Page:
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why do things glow in the dark

Are you afraid of the dark? It's OK to be a bit scared of things that go bump in the night. But what about things that glow at night? You've probably seen or played with glow-in-the-dark toys before. From yo-yos and balls to stickers and stars, glow-in-the-dark toys can turn any dark room into a magical world of adventure! Have you ever WONDERed how these things glow in the dark? Guess what? It's not magic! It's just plain and simple science. Glowing in the dark Б also known as Б simply requires chemicals that store energy when exposed to light. These special substances are called. This type of glowing is sometimes called. visible light after being. This means you have to expose the items to light for a while before they will glow in the dark. then slowly release their stored energy over time. As they release the energy, they emit small amounts of light, which we see as an object glowing. Sometimes glow-in-the-dark objects will only glow very weakly for a short time. Often, you have to place them in a very dark place to see their faint green glow. Newer glow-in-the-dark items may glow more brightly for several hours. Over the years, chemists have created thousands of chemical compounds that act as. For glow-in-the-dark toys, manufacturers look for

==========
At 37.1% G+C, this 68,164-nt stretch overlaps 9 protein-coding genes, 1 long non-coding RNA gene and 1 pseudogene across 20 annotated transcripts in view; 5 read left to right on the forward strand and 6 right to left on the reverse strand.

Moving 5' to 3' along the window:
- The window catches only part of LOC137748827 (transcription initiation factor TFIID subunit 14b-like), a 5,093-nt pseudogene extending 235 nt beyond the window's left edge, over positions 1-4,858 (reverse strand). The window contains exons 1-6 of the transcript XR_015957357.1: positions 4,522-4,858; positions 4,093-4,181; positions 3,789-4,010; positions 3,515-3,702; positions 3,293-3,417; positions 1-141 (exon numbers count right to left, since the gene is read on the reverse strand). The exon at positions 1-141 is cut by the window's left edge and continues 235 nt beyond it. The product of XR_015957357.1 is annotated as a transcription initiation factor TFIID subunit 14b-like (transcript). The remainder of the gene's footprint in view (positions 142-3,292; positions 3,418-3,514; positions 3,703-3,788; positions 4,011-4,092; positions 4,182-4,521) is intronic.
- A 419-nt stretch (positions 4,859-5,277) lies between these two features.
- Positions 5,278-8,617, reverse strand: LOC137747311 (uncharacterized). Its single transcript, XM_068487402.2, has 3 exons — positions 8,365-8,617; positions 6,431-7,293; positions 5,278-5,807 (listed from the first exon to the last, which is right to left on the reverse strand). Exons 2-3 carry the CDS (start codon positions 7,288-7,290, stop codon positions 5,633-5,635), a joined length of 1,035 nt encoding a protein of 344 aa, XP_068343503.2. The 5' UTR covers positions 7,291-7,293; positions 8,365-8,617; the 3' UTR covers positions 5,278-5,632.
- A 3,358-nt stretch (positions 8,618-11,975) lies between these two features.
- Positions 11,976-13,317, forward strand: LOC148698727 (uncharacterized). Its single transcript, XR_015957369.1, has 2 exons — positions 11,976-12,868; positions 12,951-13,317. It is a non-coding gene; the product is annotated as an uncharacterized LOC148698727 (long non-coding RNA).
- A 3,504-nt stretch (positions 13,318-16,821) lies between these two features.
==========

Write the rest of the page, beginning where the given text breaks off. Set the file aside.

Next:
that can be by normal light and that glow as long as possible. To make glow-in-the-dark toys, manufacturers mix their chosen phosphor into plastic and then mold it to the desired shape.